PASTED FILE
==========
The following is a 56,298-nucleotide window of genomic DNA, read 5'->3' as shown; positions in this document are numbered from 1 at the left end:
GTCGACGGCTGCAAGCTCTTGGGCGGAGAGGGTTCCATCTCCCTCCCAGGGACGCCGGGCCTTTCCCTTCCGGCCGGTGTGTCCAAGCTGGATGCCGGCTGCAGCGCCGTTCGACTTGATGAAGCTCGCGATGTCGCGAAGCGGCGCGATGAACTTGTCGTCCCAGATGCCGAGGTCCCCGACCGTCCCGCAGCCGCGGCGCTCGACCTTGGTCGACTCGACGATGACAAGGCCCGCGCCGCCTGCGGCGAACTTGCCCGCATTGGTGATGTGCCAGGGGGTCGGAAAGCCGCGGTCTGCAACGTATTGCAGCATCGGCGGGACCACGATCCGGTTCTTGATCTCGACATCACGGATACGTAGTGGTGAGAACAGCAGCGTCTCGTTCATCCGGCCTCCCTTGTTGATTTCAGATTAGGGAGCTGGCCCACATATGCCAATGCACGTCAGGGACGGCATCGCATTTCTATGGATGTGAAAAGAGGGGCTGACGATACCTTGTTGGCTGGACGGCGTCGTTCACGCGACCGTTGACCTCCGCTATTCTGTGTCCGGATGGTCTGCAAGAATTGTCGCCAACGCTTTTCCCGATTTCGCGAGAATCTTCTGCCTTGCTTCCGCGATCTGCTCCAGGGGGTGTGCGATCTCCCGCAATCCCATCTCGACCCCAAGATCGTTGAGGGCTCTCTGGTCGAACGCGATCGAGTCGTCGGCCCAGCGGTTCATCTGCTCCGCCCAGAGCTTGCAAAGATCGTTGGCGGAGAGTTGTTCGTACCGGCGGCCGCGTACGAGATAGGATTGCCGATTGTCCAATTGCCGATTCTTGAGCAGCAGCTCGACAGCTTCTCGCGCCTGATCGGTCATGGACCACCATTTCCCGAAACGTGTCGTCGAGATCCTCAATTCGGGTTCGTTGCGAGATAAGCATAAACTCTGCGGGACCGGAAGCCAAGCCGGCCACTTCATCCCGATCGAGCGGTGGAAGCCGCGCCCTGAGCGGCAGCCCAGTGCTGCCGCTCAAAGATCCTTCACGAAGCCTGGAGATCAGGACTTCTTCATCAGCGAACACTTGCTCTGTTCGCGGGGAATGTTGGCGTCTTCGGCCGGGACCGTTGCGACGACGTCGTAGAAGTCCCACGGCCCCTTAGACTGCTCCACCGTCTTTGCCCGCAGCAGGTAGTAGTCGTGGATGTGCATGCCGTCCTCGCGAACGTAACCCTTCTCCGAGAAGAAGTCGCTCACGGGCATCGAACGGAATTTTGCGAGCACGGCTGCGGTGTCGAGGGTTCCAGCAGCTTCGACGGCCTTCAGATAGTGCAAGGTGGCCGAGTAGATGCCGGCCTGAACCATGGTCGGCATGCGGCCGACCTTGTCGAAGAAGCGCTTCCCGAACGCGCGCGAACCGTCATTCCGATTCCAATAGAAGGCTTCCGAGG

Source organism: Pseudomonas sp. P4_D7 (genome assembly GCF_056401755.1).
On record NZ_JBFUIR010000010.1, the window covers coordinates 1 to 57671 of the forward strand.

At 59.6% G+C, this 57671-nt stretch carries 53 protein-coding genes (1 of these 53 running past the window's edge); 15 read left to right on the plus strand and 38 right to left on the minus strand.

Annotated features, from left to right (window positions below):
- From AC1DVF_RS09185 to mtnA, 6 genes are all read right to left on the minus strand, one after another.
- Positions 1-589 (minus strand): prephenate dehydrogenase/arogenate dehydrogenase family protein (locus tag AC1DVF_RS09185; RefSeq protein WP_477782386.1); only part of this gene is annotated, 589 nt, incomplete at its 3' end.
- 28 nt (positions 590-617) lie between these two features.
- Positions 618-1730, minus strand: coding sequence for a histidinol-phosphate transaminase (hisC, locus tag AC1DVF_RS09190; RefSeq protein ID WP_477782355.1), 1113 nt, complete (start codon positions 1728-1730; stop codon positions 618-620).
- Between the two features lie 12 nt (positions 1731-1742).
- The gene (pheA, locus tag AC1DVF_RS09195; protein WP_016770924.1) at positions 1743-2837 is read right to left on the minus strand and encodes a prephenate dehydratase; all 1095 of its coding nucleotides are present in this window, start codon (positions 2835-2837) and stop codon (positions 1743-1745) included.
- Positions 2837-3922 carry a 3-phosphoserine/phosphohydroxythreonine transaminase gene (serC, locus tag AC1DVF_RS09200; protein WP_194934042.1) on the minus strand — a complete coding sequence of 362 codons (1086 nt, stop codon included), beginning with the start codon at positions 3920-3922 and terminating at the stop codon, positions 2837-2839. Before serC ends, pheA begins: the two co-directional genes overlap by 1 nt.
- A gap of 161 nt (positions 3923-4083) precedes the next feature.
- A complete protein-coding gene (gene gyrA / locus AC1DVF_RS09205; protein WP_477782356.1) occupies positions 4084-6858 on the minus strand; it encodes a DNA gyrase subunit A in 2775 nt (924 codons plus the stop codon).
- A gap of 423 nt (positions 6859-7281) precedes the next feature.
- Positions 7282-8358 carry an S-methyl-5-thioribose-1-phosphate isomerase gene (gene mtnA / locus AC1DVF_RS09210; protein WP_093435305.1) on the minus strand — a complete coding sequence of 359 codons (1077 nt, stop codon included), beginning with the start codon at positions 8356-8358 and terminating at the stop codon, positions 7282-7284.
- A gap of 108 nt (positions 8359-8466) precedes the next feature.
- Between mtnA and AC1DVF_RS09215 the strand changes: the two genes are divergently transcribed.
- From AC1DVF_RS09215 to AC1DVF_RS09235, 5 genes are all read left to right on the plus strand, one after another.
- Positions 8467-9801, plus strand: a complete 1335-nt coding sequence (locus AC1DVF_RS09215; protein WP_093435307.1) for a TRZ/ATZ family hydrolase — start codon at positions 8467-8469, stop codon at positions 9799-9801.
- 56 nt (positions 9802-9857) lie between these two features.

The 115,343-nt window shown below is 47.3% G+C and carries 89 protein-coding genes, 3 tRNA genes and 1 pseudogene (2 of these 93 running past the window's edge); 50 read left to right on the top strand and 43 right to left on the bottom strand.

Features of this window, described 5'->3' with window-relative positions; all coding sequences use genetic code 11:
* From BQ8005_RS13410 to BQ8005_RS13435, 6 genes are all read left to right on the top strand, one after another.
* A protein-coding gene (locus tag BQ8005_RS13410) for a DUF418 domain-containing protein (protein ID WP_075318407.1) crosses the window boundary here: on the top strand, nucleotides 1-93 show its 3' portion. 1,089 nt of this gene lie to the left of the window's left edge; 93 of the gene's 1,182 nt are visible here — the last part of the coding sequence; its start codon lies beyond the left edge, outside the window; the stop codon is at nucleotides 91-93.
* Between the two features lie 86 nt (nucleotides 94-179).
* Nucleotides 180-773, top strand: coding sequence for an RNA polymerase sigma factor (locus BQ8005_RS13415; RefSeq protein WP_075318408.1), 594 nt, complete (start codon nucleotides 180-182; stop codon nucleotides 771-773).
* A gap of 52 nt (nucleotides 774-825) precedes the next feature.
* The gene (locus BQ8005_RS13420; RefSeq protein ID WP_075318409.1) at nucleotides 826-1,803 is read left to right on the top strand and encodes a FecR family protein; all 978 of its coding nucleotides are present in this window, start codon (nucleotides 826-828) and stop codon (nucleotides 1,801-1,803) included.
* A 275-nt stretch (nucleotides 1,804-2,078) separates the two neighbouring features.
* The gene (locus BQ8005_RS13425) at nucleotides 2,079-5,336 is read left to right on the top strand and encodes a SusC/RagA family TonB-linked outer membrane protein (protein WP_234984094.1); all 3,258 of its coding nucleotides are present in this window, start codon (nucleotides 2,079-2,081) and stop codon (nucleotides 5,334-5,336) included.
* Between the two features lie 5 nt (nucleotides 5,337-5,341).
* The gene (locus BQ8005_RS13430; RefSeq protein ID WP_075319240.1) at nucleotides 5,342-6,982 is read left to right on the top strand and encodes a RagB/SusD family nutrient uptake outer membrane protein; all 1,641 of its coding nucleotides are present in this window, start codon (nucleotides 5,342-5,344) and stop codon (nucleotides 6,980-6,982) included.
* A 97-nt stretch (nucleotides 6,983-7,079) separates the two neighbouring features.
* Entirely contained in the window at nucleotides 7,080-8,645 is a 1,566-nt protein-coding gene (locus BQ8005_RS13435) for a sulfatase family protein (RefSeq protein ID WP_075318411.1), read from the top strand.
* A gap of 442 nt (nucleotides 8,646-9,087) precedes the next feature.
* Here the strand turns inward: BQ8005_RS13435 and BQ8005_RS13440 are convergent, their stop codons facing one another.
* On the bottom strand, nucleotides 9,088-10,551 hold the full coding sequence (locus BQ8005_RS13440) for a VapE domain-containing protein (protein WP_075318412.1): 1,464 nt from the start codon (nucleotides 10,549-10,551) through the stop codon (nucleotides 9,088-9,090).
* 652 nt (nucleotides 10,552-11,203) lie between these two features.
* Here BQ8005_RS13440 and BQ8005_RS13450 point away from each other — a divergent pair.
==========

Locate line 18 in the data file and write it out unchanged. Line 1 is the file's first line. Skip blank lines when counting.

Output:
- A gap of 108 nt (positions 8359-8466) precedes the next feature.